Longtime readers of this blog are familiar with my history with Sears Holdings (SHLD) and its predecessor, Kmart. A brief summary goes something like this.
Hedge fund manager Eddie Lampert loaded up on the debt of Kmart for pennies on the dollar as it fell into bankruptcy (nobody else wanted to come anywhere near the stuff). When the struggling retailer emerged post-restructuring, Lampert owned a majority stake and began cutting costs and reduced the company’s focus on competing with Wal-Mart on price (a losing proposition). The changes worked. Kmart was making money again and the stock soared from $15 to $100 before anyone really knew what had happened. Lampert merged Kmart with Sears in 2005 and investors cheered the move, imagining the magic he could work with strong brands and valuable real estate. Investors assumed he would close money-losing stores, sell off real estate to other retailers, ink deals to sell proprietary products (Kenmore appliances and Craftsman tools) in other chains, and use the cash flow to buyback stock and make acquisitions to diversify the company away from Kmart and Sears, which were clearly dying a slow death. Sears Holdings stock hit a high of $195 in 2007, for a gain of 1,200% in just four years.
Then something strange happened. Those grand ideas never materialized. People close to Lampert were convinced that was the route he would take, based on his experience and philosophy, but he never came out and said it himself. Investors had resorted to blind faith. While Lampart has closed some stores and sold off some real estate, the total store count has actually risen from 3,800 to over 4,000. Lampert cut costs and bought back stock (shares outstanding have fallen from 165 million to 107 million) but he has spent most of his time trying to turn around the retail operations. Couple that flawed strategy with an economy that went bust (the Sears deal closed in the heat of the housing bubble) and profits at Sears Holdings have plummeted. Despite the 35% reduction in shares outstanding, earnings per share dropped like a rock from $9 in 2006 to $1 in 2010. Like many others, upon realizing faith alone was not enough, I sold the last of my Sears stock in 2008 after it had dropped back down to the $100 area. Sure I had a huge profit from the early Kmart days, but the potential for Sears Holdings was just too great to be squandered.
So why rehash the past when readers could get all of that information just be reading all of the posts I penned back then about Sears Holdings? Because it appears Lampert might finally be getting his act together and not putting all of his eggs in the “make Kmart and Sears popular again” basket. It started last year with some subtle moves like splitting up the company into smaller divisions (including one for brands and one for real estate). Then the company reached a deal to sell Craftsman products in Ace Hardware stores (a much better idea than just putting them in Kmart stores). None of these moves were big but maybe they indicated a larger shift in strategy.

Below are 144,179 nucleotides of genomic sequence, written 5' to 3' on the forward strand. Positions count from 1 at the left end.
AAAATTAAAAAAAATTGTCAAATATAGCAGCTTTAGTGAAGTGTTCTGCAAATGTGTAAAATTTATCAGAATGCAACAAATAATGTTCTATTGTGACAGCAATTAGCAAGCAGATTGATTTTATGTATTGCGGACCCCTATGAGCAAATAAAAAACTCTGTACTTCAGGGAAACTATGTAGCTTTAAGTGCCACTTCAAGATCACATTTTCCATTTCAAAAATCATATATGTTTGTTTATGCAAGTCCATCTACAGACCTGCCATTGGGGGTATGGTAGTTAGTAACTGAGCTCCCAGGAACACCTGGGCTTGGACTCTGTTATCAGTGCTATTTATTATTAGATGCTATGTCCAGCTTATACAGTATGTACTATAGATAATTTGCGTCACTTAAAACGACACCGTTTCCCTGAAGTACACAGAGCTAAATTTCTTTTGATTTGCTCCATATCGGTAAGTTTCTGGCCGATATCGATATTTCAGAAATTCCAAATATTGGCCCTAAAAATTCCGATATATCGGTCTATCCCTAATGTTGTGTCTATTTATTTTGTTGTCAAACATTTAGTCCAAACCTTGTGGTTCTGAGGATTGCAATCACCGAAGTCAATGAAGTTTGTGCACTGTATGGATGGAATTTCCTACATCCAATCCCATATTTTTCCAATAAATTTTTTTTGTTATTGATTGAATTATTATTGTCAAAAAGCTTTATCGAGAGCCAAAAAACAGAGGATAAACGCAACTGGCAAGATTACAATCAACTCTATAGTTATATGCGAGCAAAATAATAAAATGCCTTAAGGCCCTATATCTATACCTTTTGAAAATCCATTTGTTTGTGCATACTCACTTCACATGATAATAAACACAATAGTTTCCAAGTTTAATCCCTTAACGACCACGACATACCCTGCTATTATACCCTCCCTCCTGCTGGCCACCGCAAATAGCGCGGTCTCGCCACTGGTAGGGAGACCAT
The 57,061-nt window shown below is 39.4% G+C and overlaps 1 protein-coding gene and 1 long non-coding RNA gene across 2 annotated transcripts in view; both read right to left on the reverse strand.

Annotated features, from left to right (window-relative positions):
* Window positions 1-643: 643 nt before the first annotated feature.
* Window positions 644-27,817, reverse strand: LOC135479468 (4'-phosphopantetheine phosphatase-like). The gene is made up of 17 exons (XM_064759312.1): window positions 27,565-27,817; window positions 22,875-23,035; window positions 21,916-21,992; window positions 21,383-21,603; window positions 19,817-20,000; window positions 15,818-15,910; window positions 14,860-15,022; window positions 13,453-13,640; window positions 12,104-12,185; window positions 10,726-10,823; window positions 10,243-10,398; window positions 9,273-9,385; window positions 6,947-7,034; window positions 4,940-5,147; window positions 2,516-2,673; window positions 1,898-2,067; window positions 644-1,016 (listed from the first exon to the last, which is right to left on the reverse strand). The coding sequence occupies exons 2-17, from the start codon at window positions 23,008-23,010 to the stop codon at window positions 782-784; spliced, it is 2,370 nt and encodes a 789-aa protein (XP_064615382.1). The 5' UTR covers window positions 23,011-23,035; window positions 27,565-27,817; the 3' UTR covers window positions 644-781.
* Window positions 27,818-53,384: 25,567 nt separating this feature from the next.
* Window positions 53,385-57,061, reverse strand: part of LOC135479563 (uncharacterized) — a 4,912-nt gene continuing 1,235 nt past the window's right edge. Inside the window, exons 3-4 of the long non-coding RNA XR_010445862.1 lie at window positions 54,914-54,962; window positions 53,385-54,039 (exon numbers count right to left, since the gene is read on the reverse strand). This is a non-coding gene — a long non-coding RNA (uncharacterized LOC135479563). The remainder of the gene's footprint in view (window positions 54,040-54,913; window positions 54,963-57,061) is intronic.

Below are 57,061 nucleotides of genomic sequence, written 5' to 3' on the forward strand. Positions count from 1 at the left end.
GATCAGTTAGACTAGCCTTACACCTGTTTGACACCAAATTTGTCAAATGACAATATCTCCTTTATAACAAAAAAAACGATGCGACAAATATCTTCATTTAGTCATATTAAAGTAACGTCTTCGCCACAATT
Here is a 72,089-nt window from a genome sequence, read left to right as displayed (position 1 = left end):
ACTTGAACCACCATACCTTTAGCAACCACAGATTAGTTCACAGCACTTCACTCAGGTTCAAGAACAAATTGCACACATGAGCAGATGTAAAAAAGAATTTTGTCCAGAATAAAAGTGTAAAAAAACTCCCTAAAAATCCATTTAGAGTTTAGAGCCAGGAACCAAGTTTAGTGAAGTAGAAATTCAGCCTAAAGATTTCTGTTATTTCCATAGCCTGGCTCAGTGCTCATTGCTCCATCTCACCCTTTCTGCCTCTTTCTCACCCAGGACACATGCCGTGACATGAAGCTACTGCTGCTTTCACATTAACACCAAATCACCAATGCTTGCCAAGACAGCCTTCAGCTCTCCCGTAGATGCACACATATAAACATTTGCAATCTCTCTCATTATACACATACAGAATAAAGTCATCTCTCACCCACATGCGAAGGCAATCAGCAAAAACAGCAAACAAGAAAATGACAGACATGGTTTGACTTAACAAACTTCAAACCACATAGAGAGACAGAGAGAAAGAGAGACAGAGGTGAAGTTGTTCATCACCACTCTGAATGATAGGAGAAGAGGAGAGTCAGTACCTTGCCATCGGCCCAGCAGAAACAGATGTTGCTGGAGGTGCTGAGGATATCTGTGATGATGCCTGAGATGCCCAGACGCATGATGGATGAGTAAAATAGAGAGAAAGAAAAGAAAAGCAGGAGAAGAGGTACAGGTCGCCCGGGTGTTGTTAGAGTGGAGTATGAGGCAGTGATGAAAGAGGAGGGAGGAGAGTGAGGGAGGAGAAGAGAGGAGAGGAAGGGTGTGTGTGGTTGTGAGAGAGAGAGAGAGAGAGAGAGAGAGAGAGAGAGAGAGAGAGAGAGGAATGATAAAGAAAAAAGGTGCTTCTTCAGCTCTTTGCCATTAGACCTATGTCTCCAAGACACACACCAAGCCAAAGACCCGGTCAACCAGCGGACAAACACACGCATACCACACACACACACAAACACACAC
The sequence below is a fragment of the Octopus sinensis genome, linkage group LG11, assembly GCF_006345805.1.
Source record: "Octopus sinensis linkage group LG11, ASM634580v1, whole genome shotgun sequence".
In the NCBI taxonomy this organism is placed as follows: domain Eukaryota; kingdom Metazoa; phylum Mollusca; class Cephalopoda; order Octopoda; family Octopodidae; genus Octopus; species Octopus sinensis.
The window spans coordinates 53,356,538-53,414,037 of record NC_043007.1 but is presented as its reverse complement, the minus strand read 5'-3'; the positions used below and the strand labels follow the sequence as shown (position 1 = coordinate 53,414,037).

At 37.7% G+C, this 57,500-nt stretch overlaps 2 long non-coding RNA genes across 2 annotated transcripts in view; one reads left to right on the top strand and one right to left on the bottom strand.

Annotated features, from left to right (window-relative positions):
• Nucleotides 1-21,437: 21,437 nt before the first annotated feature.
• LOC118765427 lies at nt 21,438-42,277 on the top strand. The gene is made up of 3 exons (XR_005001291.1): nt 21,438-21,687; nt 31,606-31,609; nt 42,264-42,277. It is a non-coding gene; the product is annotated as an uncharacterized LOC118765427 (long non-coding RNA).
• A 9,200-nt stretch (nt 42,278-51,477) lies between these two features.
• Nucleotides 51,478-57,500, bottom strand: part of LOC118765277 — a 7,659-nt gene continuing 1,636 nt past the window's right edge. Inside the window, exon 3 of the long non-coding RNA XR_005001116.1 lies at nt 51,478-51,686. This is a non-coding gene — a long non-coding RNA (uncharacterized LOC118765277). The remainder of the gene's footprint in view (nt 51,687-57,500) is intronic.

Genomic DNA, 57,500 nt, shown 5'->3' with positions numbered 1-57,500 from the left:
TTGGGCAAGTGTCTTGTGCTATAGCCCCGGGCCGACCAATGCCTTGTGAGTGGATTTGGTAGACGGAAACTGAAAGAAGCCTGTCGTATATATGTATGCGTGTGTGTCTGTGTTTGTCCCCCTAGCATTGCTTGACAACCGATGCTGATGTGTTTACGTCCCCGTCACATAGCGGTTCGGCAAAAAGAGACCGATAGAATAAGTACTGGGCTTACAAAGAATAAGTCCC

This year we have seen further movement in that direction. Sears has announced plans to spin off its Orchard Supply hardware store business into a separate public company. Craftsman tools can now be found in Costco stores and indications are that Kenmore appliances might be next. Diehard batteries are now going to be sold in 129 Meijer stores across the country. Floorspace is now available for other retailers to lease within most of the company’s existing 4,000 Kmart and Sears locations. In Greensboro, North Carolina, for instance, there is a Whole Foods Market store located inside of a Sears. For the first time since the Kmart/Sears merged closed in early 2005 we are seeing signs that Sears Holdings might finally be focused on extracting value from the company’s assets in ways other than trying to turn back the retail industry’s clock several decades. As a result, it makes sense to keep close eyes on the company’s stock once again.
Caution should be advised here, however. Annual revenue at Sears Holdings, while down from $54 billion in 2005, is still formidable at about $43 billion. Selling a few screwdrivers here and leasing some floor space there won’t have a huge impact on their financial results. However, one can certainly see the potential if these efforts prove successful and are adopted in widespread form across not only the company’s 4,000 stores, but within other retailers’ four walls as well. It is too early to predict a turnaround, but the stock price is not factoring in much of this strategy shift, if indeed it is real and sustainable. After dropping from $195 in 2007 to $100 in 2008, Sears Holdings stock has been cut in half again over the last 18 months and now fetches just $55 per share. If we see these moves start to bear fruit on the income statement, the bull market for the stock just may well resume after a five-year hiatus.
Full Disclosure: No position in Sears Holdings at the time of writing but positions may change at any time